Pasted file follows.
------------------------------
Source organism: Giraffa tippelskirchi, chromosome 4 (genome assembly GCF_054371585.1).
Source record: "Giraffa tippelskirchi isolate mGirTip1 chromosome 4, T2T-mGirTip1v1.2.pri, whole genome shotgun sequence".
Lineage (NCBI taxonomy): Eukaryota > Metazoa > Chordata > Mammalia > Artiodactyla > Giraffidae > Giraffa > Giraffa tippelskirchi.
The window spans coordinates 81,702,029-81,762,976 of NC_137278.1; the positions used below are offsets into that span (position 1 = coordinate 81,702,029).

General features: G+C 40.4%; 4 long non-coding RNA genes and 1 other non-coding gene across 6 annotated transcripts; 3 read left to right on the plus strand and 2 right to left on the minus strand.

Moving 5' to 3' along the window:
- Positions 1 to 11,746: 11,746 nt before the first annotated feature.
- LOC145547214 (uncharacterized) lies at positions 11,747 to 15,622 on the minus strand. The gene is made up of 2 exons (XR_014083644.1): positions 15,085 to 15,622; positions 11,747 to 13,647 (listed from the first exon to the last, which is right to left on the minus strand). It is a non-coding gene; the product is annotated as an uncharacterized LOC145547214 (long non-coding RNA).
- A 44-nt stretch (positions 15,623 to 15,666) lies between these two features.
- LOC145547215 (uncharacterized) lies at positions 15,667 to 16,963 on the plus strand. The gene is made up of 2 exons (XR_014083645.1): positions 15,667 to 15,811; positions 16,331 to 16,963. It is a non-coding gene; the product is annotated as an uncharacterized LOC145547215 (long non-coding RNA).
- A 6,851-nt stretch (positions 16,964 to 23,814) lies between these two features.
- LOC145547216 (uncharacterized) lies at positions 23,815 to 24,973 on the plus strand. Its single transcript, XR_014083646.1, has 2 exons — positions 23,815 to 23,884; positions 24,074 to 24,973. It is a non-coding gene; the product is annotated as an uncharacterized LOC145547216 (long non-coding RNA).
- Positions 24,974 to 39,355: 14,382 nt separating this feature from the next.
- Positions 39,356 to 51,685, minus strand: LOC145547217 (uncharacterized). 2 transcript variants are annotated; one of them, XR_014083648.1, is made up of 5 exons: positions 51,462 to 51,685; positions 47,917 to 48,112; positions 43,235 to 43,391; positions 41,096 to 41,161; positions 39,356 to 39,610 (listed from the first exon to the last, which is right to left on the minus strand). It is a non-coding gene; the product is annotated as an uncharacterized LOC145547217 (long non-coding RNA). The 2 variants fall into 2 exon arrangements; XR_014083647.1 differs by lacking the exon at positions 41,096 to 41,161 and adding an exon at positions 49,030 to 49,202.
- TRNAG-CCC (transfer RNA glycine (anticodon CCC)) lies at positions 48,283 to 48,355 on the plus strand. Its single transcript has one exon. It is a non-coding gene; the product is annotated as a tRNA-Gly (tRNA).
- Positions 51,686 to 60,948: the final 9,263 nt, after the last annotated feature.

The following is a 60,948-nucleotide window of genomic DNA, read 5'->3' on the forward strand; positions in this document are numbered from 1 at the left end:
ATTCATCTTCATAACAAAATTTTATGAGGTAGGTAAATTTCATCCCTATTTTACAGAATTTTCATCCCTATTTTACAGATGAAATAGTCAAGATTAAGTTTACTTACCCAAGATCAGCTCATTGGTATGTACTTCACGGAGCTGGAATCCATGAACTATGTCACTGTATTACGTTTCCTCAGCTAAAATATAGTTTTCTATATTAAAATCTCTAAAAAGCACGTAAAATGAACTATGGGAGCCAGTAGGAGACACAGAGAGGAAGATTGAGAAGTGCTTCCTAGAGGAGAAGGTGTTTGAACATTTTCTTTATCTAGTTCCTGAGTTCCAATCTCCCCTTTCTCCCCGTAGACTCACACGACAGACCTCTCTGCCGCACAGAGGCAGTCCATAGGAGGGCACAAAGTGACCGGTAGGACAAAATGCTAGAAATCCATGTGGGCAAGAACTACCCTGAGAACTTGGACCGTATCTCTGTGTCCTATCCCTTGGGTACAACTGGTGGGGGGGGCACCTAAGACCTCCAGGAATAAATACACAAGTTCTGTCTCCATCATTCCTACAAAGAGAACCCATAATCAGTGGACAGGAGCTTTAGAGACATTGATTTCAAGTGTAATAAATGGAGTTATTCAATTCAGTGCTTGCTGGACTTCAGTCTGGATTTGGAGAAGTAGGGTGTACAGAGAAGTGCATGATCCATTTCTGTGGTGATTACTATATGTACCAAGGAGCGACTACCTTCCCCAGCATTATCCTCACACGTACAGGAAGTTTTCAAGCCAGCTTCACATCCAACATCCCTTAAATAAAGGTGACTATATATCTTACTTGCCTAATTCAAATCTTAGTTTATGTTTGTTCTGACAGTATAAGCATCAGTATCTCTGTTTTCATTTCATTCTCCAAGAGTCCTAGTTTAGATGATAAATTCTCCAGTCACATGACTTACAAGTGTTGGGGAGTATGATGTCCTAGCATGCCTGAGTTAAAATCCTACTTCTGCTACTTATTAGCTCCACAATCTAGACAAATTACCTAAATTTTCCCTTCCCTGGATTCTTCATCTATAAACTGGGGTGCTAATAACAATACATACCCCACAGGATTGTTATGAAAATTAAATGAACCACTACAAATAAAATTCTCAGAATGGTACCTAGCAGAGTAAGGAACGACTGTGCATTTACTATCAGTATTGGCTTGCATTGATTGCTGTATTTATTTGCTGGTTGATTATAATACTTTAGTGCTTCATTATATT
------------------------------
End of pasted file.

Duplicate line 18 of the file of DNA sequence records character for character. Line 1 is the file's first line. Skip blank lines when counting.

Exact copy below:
ATTCATCTTCATAACAAAATTTTATGAGGTAGGTAAATTTCATCCCTATTTTACAGAATTTTCATCCCTATTTTACAGATGAAATAGTCAAGATTAAGTTTACTTACCCAAGATCAGCTCATTGGTATGTACTTCACGGAGCTGGAATCCATGAACTATGTCACTGTATTACGTTTCCTCAGCTAAAATATAGTTTTCTATATTAAAATCTCTAAAAAGCACGTAAAATGAACTATGGGAGCCAGTAGGAGACACAGAGAGGAAGATTGAGAAGTGCTTCCTAGAGGAGAAGGTGTTTGAACATTTTCTTTATCTAGTTCCTGAGTTCCAATCTCCCCTTTCTCCCCGTAGACTCACACGACAGACCTCTCTGCCGCACAGAGGCAGTCCATAGGAGGGCACAAAGTGACCGGTAGGACAAAATGCTAGAAATCCATGTGGGCAAGAACTACCCTGAGAACTTGGACCGTATCTCTGTGTCCTATCCCTTGGGTACAACTGGTGGGGGGGGCACCTAAGACCTCCAGGAATAAATACACAAGTTCTGTCTCCATCATTCCTACAAAGAGAACCCATAATCAGTGGACAGGAGCTTTAGAGACATTGATTTCAAGTGTAATAAATGGAGTTATTCAATTCAGTGCTTGCTGGACTTCAGTCTGGATTTGGAGAAGTAGGGTGTACAGAGAAGTGCATGATCCATTTCTGTGGTGATTACTATATGTACCAAGGAGCGACTACCTTCCCCAGCATTATCCTCACACGTACAGGAAGTTTTCAAGCCAGCTTCACATCCAACATCCCTTAAATAAAGGTGACTATATATCTTACTTGCCTAATTCAAATCTTAGTTTATGTTTGTTCTGACAGTATAAGCATCAGTATCTCTGTTTTCATTTCATTCTCCAAGAGTCCTAGTTTAGATGATAAATTCTCCAGTCACATGACTTACAAGTGTTGGGGAGTATGATGTCCTAGCATGCCTGAGTTAAAATCCTACTTCTGCTACTTATTAGCTCCACAATCTAGACAAATTACCTAAATTTTCCCTTCCCTGGATTCTTCATCTATAAACTGGGGTGCTAATAACAATACATACCCCACAGGATTGTTATGAAAATTAAATGAACCACTACAAATAAAATTCTCAGAATGGTACCTAGCAGAGTAAGGAACGACTGTGCATTTACTATCAGTATTGGCTTGCATTGATTGCTGTATTTATTTGCTGGTTGATTATAATACTTTAGTGCTTCATTATATT